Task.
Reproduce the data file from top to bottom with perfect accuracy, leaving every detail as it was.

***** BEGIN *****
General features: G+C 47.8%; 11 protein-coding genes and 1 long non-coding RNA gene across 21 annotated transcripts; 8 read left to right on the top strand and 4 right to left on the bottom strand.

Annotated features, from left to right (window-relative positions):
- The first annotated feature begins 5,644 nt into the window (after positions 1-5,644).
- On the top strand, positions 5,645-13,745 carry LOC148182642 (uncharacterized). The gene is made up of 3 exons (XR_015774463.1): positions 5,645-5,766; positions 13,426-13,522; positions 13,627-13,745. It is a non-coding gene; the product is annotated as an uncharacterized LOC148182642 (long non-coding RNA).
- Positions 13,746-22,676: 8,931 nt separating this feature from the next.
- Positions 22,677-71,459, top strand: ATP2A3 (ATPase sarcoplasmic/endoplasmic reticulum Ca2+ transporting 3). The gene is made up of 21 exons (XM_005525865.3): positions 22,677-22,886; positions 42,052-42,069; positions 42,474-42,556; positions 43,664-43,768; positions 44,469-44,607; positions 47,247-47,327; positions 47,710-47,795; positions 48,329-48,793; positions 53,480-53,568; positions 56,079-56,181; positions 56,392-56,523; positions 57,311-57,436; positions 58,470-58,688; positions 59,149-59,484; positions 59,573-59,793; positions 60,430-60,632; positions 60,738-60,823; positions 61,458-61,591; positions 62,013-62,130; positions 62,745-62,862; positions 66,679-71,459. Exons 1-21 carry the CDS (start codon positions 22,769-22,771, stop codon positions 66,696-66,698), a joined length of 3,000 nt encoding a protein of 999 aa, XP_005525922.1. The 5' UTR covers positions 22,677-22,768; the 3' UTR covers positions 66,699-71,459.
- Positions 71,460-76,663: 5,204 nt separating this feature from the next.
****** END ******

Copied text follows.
General features: G+C 47.8%; 11 protein-coding genes and 1 long non-coding RNA gene across 21 annotated transcripts; 8 read left to right on the top strand and 4 right to left on the bottom strand.

Annotated features, from left to right (window-relative positions):
- The first annotated feature begins 5,644 nt into the window (after positions 1-5,644).
- On the top strand, positions 5,645-13,745 carry LOC148182642 (uncharacterized). The gene is made up of 3 exons (XR_015774463.1): positions 5,645-5,766; positions 13,426-13,522; positions 13,627-13,745. It is a non-coding gene; the product is annotated as an uncharacterized LOC148182642 (long non-coding RNA).
- Positions 13,746-22,676: 8,931 nt separating this feature from the next.
- Positions 22,677-71,459, top strand: ATP2A3 (ATPase sarcoplasmic/endoplasmic reticulum Ca2+ transporting 3). The gene is made up of 21 exons (XM_005525865.3): positions 22,677-22,886; positions 42,052-42,069; positions 42,474-42,556; positions 43,664-43,768; positions 44,469-44,607; positions 47,247-47,327; positions 47,710-47,795; positions 48,329-48,793; positions 53,480-53,568; positions 56,079-56,181; positions 56,392-56,523; positions 57,311-57,436; positions 58,470-58,688; positions 59,149-59,484; positions 59,573-59,793; positions 60,430-60,632; positions 60,738-60,823; positions 61,458-61,591; positions 62,013-62,130; positions 62,745-62,862; positions 66,679-71,459. Exons 1-21 carry the CDS (start codon positions 22,769-22,771, stop codon positions 66,696-66,698), a joined length of 3,000 nt encoding a protein of 999 aa, XP_005525922.1. The 5' UTR covers positions 22,677-22,768; the 3' UTR covers positions 66,699-71,459.
- Positions 71,460-76,663: 5,204 nt separating this feature from the next.